There’s no easy dividing line you have to make that judgement for yourself. But usually, in Second Life, it’s very easy to tell which it is. And usually, the selfish, abusive explanation is the right one.
How To Know You Are Dealing With Addiction?
If you reach that state it’s time to stop – do whatever you can to break things off. Unfriend them, block them, take time off Second Life if necessary, fill your time with other things (maybe write a blog…) – the feelings will fade, you’ll just have to go through some unpleasant longings for a while.
Remember, you don’t owe them anything. They have been using you selfishly, and as much as you think there is a connection there, it’s purely artificial and purely for their benefit. They are abusing you, and you don’t owe them any explanation, or any kind of closure. Just break things off, and avoid all contact with them.
The most important thing: are your actions giving you satisfaction? Not pleasure, but genuine satisfaction. Are you happy,? If you’re dealing with unwanted addiction suggestions, you might be feeling pleasure but still be unhappy and dissatisfied.
It’s also important to realise that addiction doesn’t have to be obvious overpowering cravings. You might find yourself choosing to do things you had previously been sure you wouldn’t, and then justifying it to yourself.
So follow the suggestions in the previous Red Flags post – keep a journal, have a confidant, anything to keep you grounded and remember what you really want.
Addiction vs Submission
Some people will respond – but isn’t that what submission is about? The subject doing things for the tist?
Let me say very clearly that no, this isn’t a healthy power-exchange relationship with an ethical tist and subject – it’s an abusive relationship.
If you have a long-term relationship with someone (like, months or years of seeing each other regularly), and you have discussed safeguards, and want to pursue a relationship that includes hypnotic addiction – then more power to you. That is good.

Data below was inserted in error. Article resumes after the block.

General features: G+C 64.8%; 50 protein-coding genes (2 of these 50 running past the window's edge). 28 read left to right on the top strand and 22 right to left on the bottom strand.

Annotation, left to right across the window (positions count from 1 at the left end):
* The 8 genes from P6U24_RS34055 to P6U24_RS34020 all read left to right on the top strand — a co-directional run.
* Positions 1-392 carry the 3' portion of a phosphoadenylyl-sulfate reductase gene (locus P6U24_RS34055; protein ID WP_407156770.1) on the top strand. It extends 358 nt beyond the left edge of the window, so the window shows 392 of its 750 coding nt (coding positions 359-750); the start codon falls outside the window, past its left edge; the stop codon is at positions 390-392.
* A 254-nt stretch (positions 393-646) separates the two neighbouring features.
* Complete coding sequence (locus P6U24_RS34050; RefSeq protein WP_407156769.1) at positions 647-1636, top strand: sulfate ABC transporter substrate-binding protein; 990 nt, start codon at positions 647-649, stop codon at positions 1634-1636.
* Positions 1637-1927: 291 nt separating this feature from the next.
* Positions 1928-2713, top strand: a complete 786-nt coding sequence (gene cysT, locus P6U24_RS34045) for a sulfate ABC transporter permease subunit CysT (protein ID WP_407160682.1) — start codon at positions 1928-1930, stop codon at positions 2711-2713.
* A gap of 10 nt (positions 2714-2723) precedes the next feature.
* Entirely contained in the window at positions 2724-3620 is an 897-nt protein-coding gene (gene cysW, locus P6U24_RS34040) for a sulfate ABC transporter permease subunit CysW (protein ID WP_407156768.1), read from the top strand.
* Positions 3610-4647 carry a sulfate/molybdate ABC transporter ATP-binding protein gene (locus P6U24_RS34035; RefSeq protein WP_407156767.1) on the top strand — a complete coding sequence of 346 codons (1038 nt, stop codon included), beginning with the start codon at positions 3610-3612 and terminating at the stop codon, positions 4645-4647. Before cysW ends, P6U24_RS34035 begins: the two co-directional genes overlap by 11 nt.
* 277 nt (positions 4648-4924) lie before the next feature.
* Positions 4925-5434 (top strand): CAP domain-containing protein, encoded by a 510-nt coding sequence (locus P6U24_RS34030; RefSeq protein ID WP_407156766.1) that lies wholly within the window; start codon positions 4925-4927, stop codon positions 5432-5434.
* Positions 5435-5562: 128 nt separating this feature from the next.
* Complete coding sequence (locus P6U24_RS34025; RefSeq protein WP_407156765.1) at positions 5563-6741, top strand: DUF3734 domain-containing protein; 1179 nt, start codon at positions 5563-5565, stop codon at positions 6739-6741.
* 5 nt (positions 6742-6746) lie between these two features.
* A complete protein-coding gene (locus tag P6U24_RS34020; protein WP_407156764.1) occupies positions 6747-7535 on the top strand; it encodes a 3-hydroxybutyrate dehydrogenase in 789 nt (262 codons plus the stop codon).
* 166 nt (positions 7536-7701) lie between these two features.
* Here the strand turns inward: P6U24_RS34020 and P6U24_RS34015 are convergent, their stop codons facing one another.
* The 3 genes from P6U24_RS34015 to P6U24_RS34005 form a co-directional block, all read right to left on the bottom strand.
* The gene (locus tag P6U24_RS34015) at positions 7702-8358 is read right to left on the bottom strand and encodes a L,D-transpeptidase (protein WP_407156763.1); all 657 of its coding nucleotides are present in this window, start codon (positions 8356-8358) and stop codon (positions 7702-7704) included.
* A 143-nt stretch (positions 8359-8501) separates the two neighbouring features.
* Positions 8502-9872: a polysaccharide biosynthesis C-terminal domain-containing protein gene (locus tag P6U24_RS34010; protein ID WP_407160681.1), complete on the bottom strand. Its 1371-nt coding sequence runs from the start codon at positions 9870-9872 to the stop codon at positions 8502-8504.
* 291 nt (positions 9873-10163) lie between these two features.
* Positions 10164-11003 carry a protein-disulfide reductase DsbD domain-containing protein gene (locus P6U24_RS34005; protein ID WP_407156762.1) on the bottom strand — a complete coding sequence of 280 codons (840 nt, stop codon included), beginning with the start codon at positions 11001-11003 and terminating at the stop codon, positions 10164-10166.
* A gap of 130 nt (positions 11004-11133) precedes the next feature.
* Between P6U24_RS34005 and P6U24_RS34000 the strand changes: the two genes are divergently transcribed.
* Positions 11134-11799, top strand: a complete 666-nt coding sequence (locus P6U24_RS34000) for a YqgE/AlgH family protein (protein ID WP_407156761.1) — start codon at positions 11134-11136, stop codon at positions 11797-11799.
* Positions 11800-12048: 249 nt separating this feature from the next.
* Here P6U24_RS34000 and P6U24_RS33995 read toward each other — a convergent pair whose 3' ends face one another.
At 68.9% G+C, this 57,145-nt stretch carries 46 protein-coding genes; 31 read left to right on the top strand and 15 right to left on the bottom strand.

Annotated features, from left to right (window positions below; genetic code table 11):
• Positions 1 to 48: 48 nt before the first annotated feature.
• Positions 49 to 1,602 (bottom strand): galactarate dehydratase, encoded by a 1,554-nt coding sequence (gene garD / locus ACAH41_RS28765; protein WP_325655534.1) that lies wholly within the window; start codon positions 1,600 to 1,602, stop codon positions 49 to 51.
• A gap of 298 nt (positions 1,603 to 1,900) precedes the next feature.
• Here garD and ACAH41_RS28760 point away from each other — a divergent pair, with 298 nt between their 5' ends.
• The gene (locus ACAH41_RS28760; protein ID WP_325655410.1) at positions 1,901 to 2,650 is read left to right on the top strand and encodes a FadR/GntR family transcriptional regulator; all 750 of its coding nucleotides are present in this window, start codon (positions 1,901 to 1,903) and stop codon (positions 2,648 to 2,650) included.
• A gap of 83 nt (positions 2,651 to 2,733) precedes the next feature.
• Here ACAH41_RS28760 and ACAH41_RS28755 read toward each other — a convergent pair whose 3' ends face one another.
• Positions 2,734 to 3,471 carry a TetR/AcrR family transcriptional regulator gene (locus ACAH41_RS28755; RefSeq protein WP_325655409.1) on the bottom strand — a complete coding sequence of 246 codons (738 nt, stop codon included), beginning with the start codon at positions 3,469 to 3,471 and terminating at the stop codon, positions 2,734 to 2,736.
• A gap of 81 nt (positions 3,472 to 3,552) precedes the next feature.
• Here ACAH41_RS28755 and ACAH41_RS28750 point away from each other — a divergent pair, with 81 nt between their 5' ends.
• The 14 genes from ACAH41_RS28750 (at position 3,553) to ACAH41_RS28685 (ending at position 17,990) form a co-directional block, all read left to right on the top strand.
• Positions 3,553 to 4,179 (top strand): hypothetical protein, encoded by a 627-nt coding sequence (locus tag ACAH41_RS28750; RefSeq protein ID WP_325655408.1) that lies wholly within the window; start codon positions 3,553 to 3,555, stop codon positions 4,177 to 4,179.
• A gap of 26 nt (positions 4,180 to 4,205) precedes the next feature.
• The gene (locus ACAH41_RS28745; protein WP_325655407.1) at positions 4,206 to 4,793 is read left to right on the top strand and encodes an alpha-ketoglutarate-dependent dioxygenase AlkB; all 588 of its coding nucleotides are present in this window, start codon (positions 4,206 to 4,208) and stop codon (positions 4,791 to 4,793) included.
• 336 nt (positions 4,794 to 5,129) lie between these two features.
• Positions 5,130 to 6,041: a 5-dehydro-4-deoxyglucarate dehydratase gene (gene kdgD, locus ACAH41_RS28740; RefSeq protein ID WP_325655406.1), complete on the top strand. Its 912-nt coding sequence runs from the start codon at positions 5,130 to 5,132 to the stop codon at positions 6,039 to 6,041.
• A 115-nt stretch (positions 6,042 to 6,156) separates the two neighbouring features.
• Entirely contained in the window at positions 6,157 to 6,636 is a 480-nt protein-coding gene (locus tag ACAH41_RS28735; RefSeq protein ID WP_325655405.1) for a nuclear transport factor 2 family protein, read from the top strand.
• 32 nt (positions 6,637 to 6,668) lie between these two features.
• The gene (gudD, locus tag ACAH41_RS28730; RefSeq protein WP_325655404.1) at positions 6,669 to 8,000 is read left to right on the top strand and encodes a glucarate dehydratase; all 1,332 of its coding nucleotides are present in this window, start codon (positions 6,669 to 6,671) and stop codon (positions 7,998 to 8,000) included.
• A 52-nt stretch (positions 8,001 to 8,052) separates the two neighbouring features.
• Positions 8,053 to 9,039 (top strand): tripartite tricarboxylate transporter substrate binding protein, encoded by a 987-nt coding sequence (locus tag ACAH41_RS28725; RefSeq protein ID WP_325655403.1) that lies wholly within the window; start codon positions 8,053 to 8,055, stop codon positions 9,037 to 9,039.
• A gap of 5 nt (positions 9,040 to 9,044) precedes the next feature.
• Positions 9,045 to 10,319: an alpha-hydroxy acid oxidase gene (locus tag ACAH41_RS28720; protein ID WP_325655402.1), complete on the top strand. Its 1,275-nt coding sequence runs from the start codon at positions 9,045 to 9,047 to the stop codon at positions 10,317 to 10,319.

Safeguards to discuss before doing this include considering what happens when the subject and tist aren’t able to see each other for a while, or what happens if the relationship breaks up. Yes, a good tist will consider these things and make sure the hypnosis “switches off” in such cases.
If you are meeting someone online, casually with no idea when or how often you’ll meet up, and that someone gives you addiction suggestions: that is abuse, plain and simple. They are being selfish, and not remotely considering your feelings.
How to Break Free
The good thing is, all hypnosis needs reinforcement. If you stop playing with the hypnotist that is addicting you, the feelings will fade.
The tricky part sometimes is breaking away and making sure you don’t see them anymore. This is easier said than done.
I’ve experienced weeks of longing and yearning, feeling uncomfortable cravings for someone I don’t want to see. I’ve felt my mind playing tricks with me, suggesting, “Maybe we can see them just one more time.” Trust me, I know what it’s like.
But these feelings and thoughts do pass. They’ll get weaker in time, you just have to wait them out.
If your hypnotist is online, block them on all contacts, and resist the temptation to contact them again.
What are your experiences with addiction? Any good or bad stories to share?